Delivering electrons like pizzas, offering rebates and rebates, donating devices — these are some of the steps that utilities and private companies are taking to create oases in so-called “charging deserts.” These are locations where electric vehicle charging stations are not commonly available. Many of these underserved areas are in low-income communities.
According to an April 2022 report by the U.S. Department of Transportation’s Federal Highway Administration, there are only about 41,000 publicly accessible non-Tesla charging stations across the 50 states, compared to more than 150,000 gas stations.
To address this disparity and encourage EV sales, the bipartisan infrastructure bill provides $5 billion to build a national EV charging network, consistent with the Biden administration’s goal of installing 500,000 chargers by 2030.
But while automakers are ramping up the launch of more than two dozen new battery-electric vehicle models, including several at lower prices. This will make electric vehicles accessible to consumers in a larger part of the economy who need places to charge their car’s batteries – especially those who live in these charging deserts.
This thirst for electrons is quenched in several novel ways.
Somerville, Mass.-based SparkCharge likes to describe itself as a sort of Doordash or Ubereats for electric vehicle charging. Through the current mobile app, an EV owner can order a charge and a SparkCharge van will be dispatched to the driver’s location, “the same way you and I get food and pizza delivered,” SparkCharge CEO Josh Aviv told Forbes .com
Its portable roadie hardware is basically a stack of batteries that can be wheeled right onto the vehicle. It is particularly useful for fleets, rental car companies or insurance breakdown services. A stack of four Roadies can provide about 60-70 miles of range in an hour.
Aviv said many of the communities’ SparkCharge services are underserved by what he calls “traditional charging companies,” so his company is making a difference.
“We serve 100% of the lowest income ZIP codes in San Francisco with EV charging. Areas like Los Angeles, 88% of the lowest zip codes, Dallas 80%. In San Francisco, only 25% of brick-and-mortar charging stations are in these lowest-income areas, Los Angeles 40%, Dallas 15%,” Aviv said. “It means there are huge disparities when it comes to minority communities having access to EV charging, but what goes deeper is the fact that these communities are essentially being left behind.”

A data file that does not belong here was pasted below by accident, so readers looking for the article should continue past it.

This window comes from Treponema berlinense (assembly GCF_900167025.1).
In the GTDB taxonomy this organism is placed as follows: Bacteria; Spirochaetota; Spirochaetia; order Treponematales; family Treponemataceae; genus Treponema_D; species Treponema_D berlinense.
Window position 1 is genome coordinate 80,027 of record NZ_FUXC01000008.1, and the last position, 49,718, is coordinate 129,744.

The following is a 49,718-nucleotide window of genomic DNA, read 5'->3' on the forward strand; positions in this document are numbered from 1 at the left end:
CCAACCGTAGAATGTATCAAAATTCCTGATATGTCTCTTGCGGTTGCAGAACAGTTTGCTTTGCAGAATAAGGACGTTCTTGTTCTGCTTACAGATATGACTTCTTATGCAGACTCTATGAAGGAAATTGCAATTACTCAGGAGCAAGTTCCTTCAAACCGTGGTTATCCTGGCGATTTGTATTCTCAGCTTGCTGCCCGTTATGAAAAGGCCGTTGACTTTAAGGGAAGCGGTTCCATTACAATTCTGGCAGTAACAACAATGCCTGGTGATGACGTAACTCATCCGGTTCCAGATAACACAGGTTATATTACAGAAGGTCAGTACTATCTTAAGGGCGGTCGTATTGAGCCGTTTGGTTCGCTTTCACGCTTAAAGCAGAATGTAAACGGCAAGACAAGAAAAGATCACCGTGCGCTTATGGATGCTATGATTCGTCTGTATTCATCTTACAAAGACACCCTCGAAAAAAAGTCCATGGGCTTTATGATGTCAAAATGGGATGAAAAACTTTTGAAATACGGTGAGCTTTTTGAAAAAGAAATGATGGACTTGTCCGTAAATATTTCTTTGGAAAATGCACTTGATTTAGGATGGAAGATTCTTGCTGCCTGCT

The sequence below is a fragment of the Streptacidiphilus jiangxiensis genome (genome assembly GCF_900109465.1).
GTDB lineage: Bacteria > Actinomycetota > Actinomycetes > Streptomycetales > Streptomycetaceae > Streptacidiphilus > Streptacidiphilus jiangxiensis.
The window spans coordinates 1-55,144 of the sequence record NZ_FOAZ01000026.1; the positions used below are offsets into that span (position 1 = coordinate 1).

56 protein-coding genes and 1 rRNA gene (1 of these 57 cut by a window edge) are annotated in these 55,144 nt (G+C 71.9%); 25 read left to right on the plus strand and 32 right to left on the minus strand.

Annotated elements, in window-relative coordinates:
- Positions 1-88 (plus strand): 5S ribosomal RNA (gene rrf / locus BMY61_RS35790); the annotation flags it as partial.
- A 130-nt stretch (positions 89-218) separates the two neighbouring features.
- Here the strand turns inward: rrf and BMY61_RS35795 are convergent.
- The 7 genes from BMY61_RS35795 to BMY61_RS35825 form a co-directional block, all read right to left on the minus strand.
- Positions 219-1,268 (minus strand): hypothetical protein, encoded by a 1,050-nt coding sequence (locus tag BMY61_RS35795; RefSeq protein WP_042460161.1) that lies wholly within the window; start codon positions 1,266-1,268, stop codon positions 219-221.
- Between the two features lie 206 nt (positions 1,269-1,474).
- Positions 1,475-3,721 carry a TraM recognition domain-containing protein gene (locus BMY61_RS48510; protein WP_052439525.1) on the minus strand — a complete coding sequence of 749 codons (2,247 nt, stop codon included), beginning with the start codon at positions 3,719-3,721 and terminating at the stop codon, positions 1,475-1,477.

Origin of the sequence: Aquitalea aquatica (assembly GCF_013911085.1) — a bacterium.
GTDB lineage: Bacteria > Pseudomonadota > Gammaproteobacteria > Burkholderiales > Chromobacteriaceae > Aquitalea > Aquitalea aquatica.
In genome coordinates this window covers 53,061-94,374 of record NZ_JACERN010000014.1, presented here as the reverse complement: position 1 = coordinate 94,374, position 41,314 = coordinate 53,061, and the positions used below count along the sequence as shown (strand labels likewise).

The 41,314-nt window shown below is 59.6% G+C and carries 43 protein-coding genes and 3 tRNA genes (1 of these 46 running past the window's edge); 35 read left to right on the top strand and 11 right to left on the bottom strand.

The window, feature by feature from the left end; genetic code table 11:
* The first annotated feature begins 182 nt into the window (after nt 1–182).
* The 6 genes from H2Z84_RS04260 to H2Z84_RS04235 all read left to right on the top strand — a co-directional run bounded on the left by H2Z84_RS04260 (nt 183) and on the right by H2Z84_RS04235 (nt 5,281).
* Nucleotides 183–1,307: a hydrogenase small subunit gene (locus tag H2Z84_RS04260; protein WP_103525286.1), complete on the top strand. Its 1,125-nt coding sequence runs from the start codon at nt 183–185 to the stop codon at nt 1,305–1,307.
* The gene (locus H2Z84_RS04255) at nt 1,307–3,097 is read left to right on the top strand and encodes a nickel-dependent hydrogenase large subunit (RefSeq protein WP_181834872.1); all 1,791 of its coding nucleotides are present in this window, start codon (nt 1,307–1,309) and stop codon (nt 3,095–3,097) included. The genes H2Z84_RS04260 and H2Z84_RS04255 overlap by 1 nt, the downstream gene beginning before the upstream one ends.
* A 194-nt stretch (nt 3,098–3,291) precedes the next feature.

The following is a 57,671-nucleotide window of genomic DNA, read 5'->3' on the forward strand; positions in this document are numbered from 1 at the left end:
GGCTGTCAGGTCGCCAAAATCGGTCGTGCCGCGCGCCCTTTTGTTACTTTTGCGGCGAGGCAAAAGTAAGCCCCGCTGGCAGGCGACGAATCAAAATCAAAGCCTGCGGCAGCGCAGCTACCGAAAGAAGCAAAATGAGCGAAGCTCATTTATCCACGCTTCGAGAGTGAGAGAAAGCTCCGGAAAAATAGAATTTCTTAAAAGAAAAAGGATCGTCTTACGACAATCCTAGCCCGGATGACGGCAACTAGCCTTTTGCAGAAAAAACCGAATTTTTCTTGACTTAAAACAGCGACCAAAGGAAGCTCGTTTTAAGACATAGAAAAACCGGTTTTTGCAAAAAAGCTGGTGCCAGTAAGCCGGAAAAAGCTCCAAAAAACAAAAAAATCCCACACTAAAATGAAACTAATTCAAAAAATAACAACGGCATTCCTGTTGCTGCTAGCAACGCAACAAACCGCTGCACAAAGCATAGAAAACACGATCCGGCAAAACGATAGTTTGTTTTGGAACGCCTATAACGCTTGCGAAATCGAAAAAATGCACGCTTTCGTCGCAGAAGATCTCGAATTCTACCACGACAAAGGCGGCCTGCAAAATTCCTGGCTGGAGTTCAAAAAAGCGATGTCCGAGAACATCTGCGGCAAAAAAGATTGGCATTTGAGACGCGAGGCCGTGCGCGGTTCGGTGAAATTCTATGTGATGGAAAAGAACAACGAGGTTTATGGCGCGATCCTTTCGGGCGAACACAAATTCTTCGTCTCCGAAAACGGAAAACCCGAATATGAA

San Francisco-based Volta is tackling the problem using both data analytics and a media/hardware combo.
The PredictEV platform uses artificial intelligence to analyze a mix of demographics, driver behavior and local mobility patterns to help communities better place Volta charging stations. PredictEV’s capabilities have recently been expanded to “analyze economic data related to underserved communities in our data-driven planning tool to help stakeholders and decision-makers gain a data-driven understanding of where these areas are and where we should build charging stations.” explained Volta Chief Commercial Officer Brandt Hastings.
At the same time, Volta is installing charging stations with 55-inch video screens showing advertising from brands like Netflix, Starbucks, Anheuser-Busch, Jeep and retailers like Albertsons and Kohl’s. They are usually placed near shops, malls or cinemas where customers, attracted by the advertisements they see while charging their electric vehicles, can easily make purchases.
“The dual model of media and charging allows us to reach underserved communities because we’re not just focused on monetizing the sale of electrons to a driver,” Hastings said. “We know when we build charging stations with lower EV adoption it actually accelerates EV adoption.”
According to Founder and CEO Michael Farkas, Blink Charging Co. has spent “millions” to meet EV charging needs in underserved communities.
Recently, the Miami Beach, Fla.-based company donated 10 of its Blink HQ 150 Level 2 chargers to Tennessee Socially Equal Energy Efficient Development (SEEED), a nonprofit organization that serves young adults and largely marginalized community members in the greater Knoxville area .